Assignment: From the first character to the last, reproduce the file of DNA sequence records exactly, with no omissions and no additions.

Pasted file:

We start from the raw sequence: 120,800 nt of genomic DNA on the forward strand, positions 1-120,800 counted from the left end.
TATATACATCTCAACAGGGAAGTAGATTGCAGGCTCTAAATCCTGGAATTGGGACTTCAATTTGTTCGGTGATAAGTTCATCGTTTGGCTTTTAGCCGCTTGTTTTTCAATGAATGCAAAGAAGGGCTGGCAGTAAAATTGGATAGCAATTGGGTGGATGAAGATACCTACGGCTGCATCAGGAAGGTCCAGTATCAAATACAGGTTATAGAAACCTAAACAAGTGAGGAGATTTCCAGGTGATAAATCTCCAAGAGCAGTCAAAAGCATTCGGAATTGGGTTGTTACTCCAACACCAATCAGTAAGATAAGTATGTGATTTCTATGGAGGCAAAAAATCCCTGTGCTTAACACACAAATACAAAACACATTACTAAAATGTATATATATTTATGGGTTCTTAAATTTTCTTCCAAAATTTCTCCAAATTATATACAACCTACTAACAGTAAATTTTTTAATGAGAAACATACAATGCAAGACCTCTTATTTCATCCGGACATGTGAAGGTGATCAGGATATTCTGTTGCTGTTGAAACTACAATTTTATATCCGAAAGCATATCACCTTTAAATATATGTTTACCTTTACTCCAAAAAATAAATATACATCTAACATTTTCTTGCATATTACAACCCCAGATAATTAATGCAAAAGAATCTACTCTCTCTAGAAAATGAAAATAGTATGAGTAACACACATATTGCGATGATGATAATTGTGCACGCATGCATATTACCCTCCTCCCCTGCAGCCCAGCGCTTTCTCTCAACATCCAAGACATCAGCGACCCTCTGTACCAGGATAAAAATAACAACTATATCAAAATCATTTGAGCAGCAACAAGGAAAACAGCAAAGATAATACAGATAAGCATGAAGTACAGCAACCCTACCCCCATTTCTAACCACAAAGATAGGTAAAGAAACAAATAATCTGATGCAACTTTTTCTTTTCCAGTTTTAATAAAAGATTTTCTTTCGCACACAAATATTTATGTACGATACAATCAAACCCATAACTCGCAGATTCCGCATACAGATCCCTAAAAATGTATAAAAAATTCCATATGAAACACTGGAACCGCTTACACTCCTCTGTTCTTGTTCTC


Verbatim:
We start from the raw sequence: 120,800 nt of genomic DNA on the forward strand, positions 1-120,800 counted from the left end.
TATATACATCTCAACAGGGAAGTAGATTGCAGGCTCTAAATCCTGGAATTGGGACTTCAATTTGTTCGGTGATAAGTTCATCGTTTGGCTTTTAGCCGCTTGTTTTTCAATGAATGCAAAGAAGGGCTGGCAGTAAAATTGGATAGCAATTGGGTGGATGAAGATACCTACGGCTGCATCAGGAAGGTCCAGTATCAAATACAGGTTATAGAAACCTAAACAAGTGAGGAGATTTCCAGGTGATAAATCTCCAAGAGCAGTCAAAAGCATTCGGAATTGGGTTGTTACTCCAACACCAATCAGTAAGATAAGTATGTGATTTCTATGGAGGCAAAAAATCCCTGTGCTTAACACACAAATACAAAACACATTACTAAAATGTATATATATTTATGGGTTCTTAAATTTTCTTCCAAAATTTCTCCAAATTATATACAACCTACTAACAGTAAATTTTTTAATGAGAAACATACAATGCAAGACCTCTTATTTCATCCGGACATGTGAAGGTGATCAGGATATTCTGTTGCTGTTGAAACTACAATTTTATATCCGAAAGCATATCACCTTTAAATATATGTTTACCTTTACTCCAAAAAATAAATATACATCTAACATTTTCTTGCATATTACAACCCCAGATAATTAATGCAAAAGAATCTACTCTCTCTAGAAAATGAAAATAGTATGAGTAACACACATATTGCGATGATGATAATTGTGCACGCATGCATATTACCCTCCTCCCCTGCAGCCCAGCGCTTTCTCTCAACATCCAAGACATCAGCGACCCTCTGTACCAGGATAAAAATAACAACTATATCAAAATCATTTGAGCAGCAACAAGGAAAACAGCAAAGATAATACAGATAAGCATGAAGTACAGCAACCCTACCCCCATTTCTAACCACAAAGATAGGTAAAGAAACAAATAATCTGATGCAACTTTTTCTTTTCCAGTTTTAATAAAAGATTTTCTTTCGCACACAAATATTTATGTACGATACAATCAAACCCATAACTCGCAGATTCCGCATACAGATCCCTAAAAATGTATAAAAAATTCCATATGAAACACTGGAACCGCTTACACTCCTCTGTTCTTGTTCTC